How Interprofessional Education Transforms Learning Experiences
By Melinda McNamara
How do you educate students today to lead in tomorrow’s healthcare space? Lean into a team-based learning approach with multiple disciplines working together to develop problem-solving skills for real-world issues.
That’s the vision for the new Center for Integrated Healthcare Education (CIHE) at the College. The initiative builds on the College’s strength in health and behavioral science disciplines and takes education to the next level in a collaborative model.
“Healthcare organizations increasingly seek employees with interprofessional expertise rather than domain-specific skills alone,” said Dana Strait, PhD, vice president for strategy and finance.
The CIHE plan will bring the College’s five healthcare-related programs under one roof—including nursing science, speech language pathology, social work, gerontology, and autism studies. The strategy opens opportunities to increase student enrollment in high-demand programs. It also aims to reduce education costs per student through resource sharing across the disciplines.
The first step in the three-stage initiative is already underway, thanks to a $1 million grant from Lilly Endowment and significant College investment. Renovation began in 2020 to transform Regina Hall into a state-of-the-art, interprofessional healthcare training center.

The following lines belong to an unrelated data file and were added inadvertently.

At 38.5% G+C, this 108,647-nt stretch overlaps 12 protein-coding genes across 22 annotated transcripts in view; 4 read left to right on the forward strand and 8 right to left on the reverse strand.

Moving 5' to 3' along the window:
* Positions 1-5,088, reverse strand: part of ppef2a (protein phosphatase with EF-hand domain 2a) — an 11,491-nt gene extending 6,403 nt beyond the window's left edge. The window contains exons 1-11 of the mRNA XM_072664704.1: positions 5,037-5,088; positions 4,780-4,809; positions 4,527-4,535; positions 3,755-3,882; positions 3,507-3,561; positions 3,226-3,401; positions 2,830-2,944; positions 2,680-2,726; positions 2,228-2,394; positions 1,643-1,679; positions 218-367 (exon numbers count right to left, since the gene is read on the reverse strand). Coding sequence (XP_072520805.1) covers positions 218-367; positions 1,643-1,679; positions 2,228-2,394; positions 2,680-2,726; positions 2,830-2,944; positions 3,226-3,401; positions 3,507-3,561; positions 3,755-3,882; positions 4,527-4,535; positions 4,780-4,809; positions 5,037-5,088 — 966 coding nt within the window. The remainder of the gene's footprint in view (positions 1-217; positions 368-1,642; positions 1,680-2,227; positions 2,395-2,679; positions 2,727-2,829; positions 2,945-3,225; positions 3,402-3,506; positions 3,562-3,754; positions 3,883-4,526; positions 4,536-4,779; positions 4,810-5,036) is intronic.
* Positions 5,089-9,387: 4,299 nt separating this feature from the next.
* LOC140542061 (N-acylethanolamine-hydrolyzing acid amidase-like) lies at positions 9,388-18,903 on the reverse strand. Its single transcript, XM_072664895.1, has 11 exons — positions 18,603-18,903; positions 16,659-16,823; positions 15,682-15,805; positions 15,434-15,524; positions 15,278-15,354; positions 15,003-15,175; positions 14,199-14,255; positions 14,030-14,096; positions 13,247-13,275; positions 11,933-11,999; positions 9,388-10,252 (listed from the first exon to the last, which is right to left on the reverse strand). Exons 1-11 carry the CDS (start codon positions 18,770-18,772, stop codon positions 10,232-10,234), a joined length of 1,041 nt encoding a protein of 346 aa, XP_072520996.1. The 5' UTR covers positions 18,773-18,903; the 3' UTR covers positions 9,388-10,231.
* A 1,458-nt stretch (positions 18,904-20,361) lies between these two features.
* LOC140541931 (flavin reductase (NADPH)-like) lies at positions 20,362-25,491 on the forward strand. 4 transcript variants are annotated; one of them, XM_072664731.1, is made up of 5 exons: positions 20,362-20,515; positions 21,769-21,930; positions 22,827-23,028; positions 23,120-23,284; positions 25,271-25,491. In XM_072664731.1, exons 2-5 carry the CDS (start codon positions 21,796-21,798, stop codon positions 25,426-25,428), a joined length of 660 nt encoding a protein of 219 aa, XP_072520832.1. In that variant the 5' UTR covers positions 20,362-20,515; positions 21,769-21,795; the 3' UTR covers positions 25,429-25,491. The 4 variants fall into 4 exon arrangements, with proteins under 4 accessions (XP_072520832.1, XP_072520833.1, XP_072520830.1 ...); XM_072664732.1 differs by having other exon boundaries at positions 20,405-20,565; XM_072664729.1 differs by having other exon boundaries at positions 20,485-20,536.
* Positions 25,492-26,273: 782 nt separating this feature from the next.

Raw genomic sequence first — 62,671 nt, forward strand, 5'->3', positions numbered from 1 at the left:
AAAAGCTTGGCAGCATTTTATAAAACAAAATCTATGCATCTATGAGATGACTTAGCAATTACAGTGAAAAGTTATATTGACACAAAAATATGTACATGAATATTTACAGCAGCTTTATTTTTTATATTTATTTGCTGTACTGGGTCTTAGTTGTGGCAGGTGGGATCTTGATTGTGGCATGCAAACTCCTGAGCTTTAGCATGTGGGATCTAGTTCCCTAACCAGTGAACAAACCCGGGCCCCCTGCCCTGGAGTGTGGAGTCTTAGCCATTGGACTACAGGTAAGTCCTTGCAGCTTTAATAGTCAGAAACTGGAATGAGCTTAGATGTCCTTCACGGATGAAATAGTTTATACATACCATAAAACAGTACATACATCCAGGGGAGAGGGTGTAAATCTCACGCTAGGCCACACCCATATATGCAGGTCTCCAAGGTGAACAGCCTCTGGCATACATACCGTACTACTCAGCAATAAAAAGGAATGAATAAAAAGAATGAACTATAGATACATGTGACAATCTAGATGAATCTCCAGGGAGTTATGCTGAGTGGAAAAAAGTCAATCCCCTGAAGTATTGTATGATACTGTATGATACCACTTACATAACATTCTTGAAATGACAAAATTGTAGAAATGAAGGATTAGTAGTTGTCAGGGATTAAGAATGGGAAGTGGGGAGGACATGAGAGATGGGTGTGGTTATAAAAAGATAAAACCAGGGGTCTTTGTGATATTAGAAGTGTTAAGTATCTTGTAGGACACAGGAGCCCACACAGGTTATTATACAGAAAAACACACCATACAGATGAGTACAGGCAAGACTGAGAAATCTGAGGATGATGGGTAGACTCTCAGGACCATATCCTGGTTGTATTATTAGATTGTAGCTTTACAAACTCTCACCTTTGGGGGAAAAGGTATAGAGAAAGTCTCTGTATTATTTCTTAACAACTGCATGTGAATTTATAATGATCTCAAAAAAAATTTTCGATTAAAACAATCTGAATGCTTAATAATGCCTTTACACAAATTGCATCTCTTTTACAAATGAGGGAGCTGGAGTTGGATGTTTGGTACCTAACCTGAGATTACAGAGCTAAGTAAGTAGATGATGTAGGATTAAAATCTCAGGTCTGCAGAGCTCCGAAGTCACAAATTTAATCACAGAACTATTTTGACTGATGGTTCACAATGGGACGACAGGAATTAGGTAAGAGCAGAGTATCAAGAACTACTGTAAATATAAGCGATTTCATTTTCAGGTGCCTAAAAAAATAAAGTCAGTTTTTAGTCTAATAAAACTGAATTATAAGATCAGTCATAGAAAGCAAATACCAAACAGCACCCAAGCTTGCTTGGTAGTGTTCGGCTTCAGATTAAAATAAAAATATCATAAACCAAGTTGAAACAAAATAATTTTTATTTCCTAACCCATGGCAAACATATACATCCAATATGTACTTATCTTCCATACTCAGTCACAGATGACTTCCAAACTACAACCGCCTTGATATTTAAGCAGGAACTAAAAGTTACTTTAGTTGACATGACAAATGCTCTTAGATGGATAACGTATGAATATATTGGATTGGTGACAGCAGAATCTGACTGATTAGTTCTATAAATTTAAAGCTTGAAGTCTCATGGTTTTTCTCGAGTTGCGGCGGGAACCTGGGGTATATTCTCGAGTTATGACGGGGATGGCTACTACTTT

By August 2021, the nursing science program will occupy the first floor and lower level of Regina Hall. That move opens opportunities to expand undergraduate nursing enrollment by more than 30 percent. It also kickstarts economies of scale that will extend through all the healthcare disciplines.
“Nursing is one of the top three programs at Saint Mary’s that interests students,” said Mona Bowe, vice president for enrollment management. “Now we can increase capacity for each class and help meet workforce demand for stronger nurses who have a better understanding of how to care for the patient.” The expanded footprint of the nursing program includes a central lecture hall that increases capacity by 300 percent. That means a professor can teach up to 100 students in upper-division, required classes that have had limited capacity until now.
Two new simulation laboratories expand capacity for clinical training by 150 percent. Each lab has room for up to 20 students to receive hands-on learning with a simulation mannequin.
Integrated education forms a cornerstone of the three-stage plan for the center. It sets up an alignment of the five health sciences and behavioral health programs in one location at the CIHE. The learning model encourages development of team-based leadership skills needed in today’s healthcare environment.
“Healthcare is no longer siloed. It’s a holistic approach to patient needs,” Bowe said. “Employers are looking for healthcare professionals who understand how to communicate with patients with diverse needs.”
Stage II also expands technology, access to hands-on clinical training and resource sharing capabilities.
“Nursing does not work in a vacuum. It is part of a team,” said Sue Anderson, PhD, director of nursing science. “We want students to think about problems and solutions as a team with the patient at the center.”
The result: graduates ready to deliver the next level of high quality patient care. In reality, it also leads to lower cost of delivery for healthcare services and improves the patient experience.
“We are building for the future,” Strait said, “with more well-rounded, mature practitioners.”